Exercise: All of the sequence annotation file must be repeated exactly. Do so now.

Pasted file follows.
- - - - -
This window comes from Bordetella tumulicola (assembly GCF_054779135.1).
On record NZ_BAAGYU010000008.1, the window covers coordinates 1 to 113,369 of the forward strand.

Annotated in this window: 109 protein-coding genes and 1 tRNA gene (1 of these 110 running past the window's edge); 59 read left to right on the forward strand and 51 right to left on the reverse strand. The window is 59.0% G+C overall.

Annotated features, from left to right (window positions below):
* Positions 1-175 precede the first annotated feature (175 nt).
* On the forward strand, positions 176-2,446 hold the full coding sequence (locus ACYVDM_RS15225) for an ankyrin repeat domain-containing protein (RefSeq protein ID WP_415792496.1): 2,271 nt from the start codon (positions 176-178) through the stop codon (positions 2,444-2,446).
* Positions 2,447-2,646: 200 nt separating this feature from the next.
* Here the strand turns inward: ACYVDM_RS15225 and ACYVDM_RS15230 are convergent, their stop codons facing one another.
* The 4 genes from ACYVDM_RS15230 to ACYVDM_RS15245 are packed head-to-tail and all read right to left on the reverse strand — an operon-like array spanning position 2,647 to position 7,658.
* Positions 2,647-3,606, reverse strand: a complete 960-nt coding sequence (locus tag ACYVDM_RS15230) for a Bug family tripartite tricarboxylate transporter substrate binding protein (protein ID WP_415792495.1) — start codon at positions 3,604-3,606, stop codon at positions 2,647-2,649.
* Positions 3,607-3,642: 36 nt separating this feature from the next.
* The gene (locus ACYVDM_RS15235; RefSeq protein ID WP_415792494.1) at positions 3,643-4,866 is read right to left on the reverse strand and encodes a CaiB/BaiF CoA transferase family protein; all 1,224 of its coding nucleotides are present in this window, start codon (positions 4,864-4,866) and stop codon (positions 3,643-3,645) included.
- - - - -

This window comes from Bordetella tumulicola (assembly GCF_054779135.1).
On record NZ_BAAGYU010000008.1, the window covers coordinates 1 to 113,369 of the forward strand.

Annotated in this window: 109 protein-coding genes and 1 tRNA gene (1 of these 110 running past the window's edge); 59 read left to right on the forward strand and 51 right to left on the reverse strand. The window is 59.0% G+C overall.

Annotated features, from left to right (window positions below):
* Positions 1-175 precede the first annotated feature (175 nt).
* On the forward strand, positions 176-2,446 hold the full coding sequence (locus ACYVDM_RS15225) for an ankyrin repeat domain-containing protein (RefSeq protein ID WP_415792496.1): 2,271 nt from the start codon (positions 176-178) through the stop codon (positions 2,444-2,446).
* Positions 2,447-2,646: 200 nt separating this feature from the next.
* Here the strand turns inward: ACYVDM_RS15225 and ACYVDM_RS15230 are convergent, their stop codons facing one another.
* The 4 genes from ACYVDM_RS15230 to ACYVDM_RS15245 are packed head-to-tail and all read right to left on the reverse strand — an operon-like array spanning position 2,647 to position 7,658.
* Positions 2,647-3,606, reverse strand: a complete 960-nt coding sequence (locus tag ACYVDM_RS15230) for a Bug family tripartite tricarboxylate transporter substrate binding protein (protein ID WP_415792495.1) — start codon at positions 3,604-3,606, stop codon at positions 2,647-2,649.
* Positions 3,607-3,642: 36 nt separating this feature from the next.
* The gene (locus ACYVDM_RS15235; RefSeq protein ID WP_415792494.1) at positions 3,643-4,866 is read right to left on the reverse strand and encodes a CaiB/BaiF CoA transferase family protein; all 1,224 of its coding nucleotides are present in this window, start codon (positions 4,864-4,866) and stop codon (positions 3,643-3,645) included.